Article image

China and India: Boom or Bust?

In This Article
  • China and India are in the midst of a revolution in growth—and risk and volatility are part of the bargain.

  • There is a clear parallel with the early U.S. economy, which experienced strong growth punctuated by corrections such as the Panic of 1873.

  • China and India will have 1 billion middle-class consumers by 2020, and their annual spending will reach $10 trillion.

  • To participate in the largest-ever unfolding of consumer markets in history, there is no choice but to meet your competition in the marketplace.





Following recent declines in GDP growth in China and India, many are asking important questions: Have the two countries lost their way? Is China a bubble about to burst? Are India’s bureaucracy, corruption, and infrastructure issues insurmountable? Will income disparity create civil unrest comparable to an Arab Spring? Are political dysfunction and crony capitalism preventing reform? Will the next generation of leadership in the two countries change the dynamics in ways that are sufficient to provide enough jobs for their entry-level workers?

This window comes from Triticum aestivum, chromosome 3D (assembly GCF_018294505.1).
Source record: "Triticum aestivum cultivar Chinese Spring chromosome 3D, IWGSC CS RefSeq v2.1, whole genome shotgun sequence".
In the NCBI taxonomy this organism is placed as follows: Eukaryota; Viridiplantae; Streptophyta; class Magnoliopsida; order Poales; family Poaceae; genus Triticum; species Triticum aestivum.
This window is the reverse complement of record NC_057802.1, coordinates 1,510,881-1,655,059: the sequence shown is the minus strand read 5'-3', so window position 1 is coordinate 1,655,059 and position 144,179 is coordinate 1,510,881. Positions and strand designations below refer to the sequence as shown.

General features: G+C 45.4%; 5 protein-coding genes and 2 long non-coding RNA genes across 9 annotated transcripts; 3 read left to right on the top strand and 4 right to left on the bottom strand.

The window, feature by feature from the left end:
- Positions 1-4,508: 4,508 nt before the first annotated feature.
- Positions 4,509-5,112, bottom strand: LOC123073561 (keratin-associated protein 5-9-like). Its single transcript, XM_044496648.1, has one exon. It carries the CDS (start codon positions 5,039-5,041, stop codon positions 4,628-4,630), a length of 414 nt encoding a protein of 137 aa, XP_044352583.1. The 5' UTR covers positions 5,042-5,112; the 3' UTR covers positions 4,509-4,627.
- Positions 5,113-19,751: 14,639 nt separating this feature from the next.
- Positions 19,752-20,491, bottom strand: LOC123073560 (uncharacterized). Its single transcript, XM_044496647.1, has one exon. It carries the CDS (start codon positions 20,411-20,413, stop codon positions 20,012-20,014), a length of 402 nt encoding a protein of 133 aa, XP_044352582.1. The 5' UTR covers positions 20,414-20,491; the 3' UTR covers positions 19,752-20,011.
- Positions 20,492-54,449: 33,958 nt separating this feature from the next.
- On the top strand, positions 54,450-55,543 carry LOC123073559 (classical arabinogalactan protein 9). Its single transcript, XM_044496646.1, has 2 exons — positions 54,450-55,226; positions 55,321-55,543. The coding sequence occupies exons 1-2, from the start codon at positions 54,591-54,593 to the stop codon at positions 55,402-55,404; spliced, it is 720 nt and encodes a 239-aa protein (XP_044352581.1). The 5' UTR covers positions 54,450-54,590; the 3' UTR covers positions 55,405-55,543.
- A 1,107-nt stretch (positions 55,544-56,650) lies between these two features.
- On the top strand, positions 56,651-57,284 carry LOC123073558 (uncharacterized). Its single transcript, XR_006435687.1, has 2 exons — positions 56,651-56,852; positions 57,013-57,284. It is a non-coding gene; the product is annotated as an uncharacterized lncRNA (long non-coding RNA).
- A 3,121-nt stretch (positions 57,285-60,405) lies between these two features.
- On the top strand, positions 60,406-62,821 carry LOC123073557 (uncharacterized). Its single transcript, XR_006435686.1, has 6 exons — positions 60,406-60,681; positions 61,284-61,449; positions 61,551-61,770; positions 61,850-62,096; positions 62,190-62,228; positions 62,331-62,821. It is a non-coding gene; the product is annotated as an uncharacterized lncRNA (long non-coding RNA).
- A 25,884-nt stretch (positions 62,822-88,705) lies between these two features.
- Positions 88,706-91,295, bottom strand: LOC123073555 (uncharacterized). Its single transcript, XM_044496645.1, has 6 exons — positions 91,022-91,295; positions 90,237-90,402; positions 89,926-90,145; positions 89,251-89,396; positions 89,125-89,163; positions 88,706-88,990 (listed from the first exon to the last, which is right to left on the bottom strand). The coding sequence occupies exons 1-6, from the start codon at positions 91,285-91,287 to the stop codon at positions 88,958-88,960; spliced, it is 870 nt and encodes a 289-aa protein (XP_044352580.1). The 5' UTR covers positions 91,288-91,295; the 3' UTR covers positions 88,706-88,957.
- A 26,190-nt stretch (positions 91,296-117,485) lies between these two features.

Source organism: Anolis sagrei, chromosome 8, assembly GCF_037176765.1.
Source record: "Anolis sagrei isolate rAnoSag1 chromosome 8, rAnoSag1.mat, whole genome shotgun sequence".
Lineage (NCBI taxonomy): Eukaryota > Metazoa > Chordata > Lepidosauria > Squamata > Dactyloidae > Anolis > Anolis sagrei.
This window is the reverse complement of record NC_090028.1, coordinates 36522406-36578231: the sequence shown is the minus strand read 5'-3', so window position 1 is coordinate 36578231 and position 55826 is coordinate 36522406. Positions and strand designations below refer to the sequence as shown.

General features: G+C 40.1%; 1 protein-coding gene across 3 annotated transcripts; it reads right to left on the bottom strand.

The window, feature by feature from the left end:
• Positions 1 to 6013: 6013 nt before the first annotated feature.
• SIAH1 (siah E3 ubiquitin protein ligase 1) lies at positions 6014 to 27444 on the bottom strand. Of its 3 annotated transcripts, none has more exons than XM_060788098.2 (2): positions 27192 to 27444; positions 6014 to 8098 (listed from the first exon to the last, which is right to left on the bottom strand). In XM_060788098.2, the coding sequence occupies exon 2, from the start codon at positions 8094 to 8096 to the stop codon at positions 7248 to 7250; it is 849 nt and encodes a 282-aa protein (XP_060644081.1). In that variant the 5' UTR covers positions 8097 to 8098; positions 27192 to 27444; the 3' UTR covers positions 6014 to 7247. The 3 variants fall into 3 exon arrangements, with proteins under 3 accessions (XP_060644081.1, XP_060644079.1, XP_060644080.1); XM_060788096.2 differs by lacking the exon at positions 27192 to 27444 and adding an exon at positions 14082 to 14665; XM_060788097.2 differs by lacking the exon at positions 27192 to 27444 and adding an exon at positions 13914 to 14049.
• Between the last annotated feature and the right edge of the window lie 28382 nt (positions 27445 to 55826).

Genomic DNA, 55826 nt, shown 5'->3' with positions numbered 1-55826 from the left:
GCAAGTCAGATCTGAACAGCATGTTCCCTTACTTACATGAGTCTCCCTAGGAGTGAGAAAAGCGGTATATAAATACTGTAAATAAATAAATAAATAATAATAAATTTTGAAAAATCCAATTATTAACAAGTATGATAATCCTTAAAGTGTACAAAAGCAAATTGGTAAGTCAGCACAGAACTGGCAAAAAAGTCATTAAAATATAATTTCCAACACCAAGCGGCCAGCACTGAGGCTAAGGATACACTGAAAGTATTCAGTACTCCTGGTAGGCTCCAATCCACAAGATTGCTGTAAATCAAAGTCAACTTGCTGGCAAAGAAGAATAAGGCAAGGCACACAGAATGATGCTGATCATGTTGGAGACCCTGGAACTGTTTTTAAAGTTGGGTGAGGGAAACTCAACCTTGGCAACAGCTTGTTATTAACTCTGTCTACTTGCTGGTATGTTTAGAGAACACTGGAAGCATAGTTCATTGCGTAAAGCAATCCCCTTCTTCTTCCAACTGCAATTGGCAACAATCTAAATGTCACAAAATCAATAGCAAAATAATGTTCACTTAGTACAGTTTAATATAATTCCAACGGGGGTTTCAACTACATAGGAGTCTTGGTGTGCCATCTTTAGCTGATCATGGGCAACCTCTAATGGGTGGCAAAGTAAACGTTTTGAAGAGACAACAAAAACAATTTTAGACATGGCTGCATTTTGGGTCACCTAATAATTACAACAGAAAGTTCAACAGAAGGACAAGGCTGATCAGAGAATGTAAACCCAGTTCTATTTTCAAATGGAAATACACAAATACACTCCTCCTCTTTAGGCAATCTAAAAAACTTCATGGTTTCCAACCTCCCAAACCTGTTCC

The $10 Trillion Prize

A series of Perspectives looks at what the growth of consumer spending in China and India means for business and society.

We believe that the answer to these questions is simple: China and India are in the midst of a revolution in growth. Risk and volatility are part of the bargain. We remain convinced that by the end of this decade, there will be 1 billion middle-class consumers in China and India—and both countries will have delivered long-term annual growth averaging 8 percent.

As we explain in our new book, The $10 Trillion Prize: Captivating the Newly Affluent in China and India, this growth will not occur along a straight line, and both countries will have to overcome corruption, imprudent investments, social disharmony, pollution, natural disasters, and political conflict. History is a good teacher. In the past, emerging-market countries have often experienced significant instability, with wide swings in yearly growth rates. The immaturity of their economies increases both risk and return.